Publication Date


Advisor(s) - Committee Chair

Matthew Nee, Director, Eric Conte, Jeremy Maddox

Degree Program

Department of Chemistry

Degree Type

Master of Science


Monitoring chemical reactions in aqueous solution is a challenge because most instrumental techniques either are not suited for the rapid timescales, are not sensitive enough to detect products at low concentrations, or do not have sufficient structure-to-spectrum relationships. Raman spectroscopy is a promising method to monitor reactions, as it is fast, dependent on chemical structure, and has little interference from water. However, Raman scattering is generally very weak. Surface-enhanced Raman spectroscopy (SERS) improves the signal strength of Raman spectroscopy by using a metal surface plasmon, or oscillation of the surface’s electrons, to allow for highly selective and sensitive detection and characterization of analyte molecules. An aqueous colloid of partially aggregated gold nanoparticles is an accessible substrate for generating plasmons necessary for SERS. The analyte is adsorbed to the nanoparticles, initiating aggregation. A surfactant (sodium dodecyl sulfate) is added at an optimal time to arrest aggregation, leading to a highly stable substrate. Because of this, SERS enhancement is present over multiple hours under powerful UV light. As peaks in the Raman spectra evolve, structural changes can be detected. Paraquat, a common yet dangerous herbicide that is banned in the UK, China, Brazil, and many other countries, was monitored with SERS in real time as it degrades when exposed to intense light, analogous to sunlight. The photodegradation products have not been well characterized in the past, but methylpyridinium is expected. A reaction mechanism and kinetics can then be determined for this reaction. Gathering better data about paraquat and its degradation in the environment may help users apply or sequester paraquat to minimize harm to humans and the ecosystem.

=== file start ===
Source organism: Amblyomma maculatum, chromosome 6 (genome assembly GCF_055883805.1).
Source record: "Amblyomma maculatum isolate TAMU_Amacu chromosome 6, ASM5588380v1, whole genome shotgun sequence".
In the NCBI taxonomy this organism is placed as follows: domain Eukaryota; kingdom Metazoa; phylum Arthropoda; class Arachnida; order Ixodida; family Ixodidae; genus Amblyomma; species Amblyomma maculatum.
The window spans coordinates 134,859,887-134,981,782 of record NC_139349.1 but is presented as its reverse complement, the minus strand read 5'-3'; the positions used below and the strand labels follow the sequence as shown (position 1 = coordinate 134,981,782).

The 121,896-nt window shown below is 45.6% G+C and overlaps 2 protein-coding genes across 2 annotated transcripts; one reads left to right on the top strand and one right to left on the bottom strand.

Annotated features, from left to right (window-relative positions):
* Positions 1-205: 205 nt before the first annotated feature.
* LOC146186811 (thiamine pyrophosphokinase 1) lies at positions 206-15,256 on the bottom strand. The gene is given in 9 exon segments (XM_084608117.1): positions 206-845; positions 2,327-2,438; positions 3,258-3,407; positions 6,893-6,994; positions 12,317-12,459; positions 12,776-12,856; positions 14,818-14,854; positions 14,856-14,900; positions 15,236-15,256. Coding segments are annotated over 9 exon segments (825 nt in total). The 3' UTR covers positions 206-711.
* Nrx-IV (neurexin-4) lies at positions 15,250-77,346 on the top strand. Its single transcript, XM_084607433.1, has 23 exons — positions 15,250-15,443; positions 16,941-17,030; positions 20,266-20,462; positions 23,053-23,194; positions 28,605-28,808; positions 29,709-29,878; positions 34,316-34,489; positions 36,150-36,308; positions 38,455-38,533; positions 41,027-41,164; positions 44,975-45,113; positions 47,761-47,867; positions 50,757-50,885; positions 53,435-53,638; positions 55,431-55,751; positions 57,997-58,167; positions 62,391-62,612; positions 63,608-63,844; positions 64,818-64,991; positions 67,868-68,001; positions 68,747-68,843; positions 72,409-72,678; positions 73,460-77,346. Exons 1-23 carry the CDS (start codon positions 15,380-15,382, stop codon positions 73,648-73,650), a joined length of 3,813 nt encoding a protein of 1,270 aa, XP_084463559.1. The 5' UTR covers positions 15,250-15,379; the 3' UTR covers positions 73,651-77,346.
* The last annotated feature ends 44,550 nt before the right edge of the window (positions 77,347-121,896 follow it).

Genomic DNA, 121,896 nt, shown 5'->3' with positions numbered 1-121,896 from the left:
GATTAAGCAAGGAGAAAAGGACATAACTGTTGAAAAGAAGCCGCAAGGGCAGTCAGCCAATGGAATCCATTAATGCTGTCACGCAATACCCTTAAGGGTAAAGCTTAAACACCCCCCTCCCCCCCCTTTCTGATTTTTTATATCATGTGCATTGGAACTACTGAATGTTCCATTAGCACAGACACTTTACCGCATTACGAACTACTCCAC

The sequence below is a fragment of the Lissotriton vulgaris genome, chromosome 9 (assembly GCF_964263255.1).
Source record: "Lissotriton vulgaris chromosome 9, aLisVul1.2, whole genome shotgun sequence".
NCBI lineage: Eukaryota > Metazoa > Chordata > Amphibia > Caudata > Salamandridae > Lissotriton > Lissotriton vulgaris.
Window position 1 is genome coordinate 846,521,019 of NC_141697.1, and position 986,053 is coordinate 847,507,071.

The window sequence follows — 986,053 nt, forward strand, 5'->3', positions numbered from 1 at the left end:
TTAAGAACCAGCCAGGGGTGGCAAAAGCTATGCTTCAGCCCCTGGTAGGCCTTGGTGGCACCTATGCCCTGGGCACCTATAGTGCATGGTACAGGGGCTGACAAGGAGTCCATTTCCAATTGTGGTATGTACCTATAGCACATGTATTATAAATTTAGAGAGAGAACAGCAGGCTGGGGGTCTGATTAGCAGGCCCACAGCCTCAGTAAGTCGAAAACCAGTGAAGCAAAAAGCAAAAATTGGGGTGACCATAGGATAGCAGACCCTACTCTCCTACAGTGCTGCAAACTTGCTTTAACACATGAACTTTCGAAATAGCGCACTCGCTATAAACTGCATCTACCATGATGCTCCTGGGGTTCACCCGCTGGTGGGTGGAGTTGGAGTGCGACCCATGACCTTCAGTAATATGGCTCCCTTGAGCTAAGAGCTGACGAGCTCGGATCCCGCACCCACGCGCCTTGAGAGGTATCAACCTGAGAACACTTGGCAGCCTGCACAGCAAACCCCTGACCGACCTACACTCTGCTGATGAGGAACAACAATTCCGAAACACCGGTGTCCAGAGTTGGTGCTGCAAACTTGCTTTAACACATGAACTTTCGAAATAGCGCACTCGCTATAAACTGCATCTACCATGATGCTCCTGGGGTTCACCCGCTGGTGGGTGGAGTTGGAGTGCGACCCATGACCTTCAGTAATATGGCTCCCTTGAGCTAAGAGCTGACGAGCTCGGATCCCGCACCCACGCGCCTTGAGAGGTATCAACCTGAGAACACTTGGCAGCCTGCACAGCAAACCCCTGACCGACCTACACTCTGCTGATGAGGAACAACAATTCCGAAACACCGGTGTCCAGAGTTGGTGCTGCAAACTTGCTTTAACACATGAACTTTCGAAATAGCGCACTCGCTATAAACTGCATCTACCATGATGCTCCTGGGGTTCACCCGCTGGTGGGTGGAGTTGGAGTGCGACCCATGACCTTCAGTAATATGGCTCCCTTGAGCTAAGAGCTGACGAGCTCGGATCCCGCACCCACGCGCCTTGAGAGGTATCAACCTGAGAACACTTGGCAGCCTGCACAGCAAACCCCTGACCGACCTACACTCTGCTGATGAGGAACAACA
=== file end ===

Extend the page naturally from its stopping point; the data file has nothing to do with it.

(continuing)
Analytical Chemistry | Chemistry | Materials Chemistry | Physical Chemistry | Physical Sciences and Mathematics